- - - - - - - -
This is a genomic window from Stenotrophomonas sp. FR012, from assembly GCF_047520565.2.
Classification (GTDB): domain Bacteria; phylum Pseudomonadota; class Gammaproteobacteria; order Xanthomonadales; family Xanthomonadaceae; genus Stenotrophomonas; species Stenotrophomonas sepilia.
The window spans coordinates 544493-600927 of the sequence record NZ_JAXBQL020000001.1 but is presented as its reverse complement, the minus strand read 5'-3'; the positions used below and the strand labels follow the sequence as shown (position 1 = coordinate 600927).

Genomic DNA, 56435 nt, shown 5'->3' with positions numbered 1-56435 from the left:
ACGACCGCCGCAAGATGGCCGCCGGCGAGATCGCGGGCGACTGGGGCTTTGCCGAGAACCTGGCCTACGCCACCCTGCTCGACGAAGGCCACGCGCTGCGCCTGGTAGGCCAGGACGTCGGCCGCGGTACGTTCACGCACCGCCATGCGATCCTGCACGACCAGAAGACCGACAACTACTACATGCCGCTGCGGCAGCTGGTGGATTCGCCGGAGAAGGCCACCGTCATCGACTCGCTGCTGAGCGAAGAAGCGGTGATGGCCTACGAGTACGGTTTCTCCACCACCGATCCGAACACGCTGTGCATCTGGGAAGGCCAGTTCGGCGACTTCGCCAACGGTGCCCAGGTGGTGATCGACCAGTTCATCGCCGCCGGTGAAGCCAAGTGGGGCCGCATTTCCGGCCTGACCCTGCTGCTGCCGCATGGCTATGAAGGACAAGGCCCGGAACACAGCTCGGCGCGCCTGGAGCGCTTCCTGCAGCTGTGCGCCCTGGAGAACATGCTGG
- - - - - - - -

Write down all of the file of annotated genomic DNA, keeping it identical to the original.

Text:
This is a genomic window from Stenotrophomonas sp. FR012, from assembly GCF_047520565.2.
Classification (GTDB): domain Bacteria; phylum Pseudomonadota; class Gammaproteobacteria; order Xanthomonadales; family Xanthomonadaceae; genus Stenotrophomonas; species Stenotrophomonas sepilia.
The window spans coordinates 544493-600927 of the sequence record NZ_JAXBQL020000001.1 but is presented as its reverse complement, the minus strand read 5'-3'; the positions used below and the strand labels follow the sequence as shown (position 1 = coordinate 600927).

Genomic DNA, 56435 nt, shown 5'->3' with positions numbered 1-56435 from the left:
ACGACCGCCGCAAGATGGCCGCCGGCGAGATCGCGGGCGACTGGGGCTTTGCCGAGAACCTGGCCTACGCCACCCTGCTCGACGAAGGCCACGCGCTGCGCCTGGTAGGCCAGGACGTCGGCCGCGGTACGTTCACGCACCGCCATGCGATCCTGCACGACCAGAAGACCGACAACTACTACATGCCGCTGCGGCAGCTGGTGGATTCGCCGGAGAAGGCCACCGTCATCGACTCGCTGCTGAGCGAAGAAGCGGTGATGGCCTACGAGTACGGTTTCTCCACCACCGATCCGAACACGCTGTGCATCTGGGAAGGCCAGTTCGGCGACTTCGCCAACGGTGCCCAGGTGGTGATCGACCAGTTCATCGCCGCCGGTGAAGCCAAGTGGGGCCGCATTTCCGGCCTGACCCTGCTGCTGCCGCATGGCTATGAAGGACAAGGCCCGGAACACAGCTCGGCGCGCCTGGAGCGCTTCCTGCAGCTGTGCGCCCTGGAGAACATGCTGG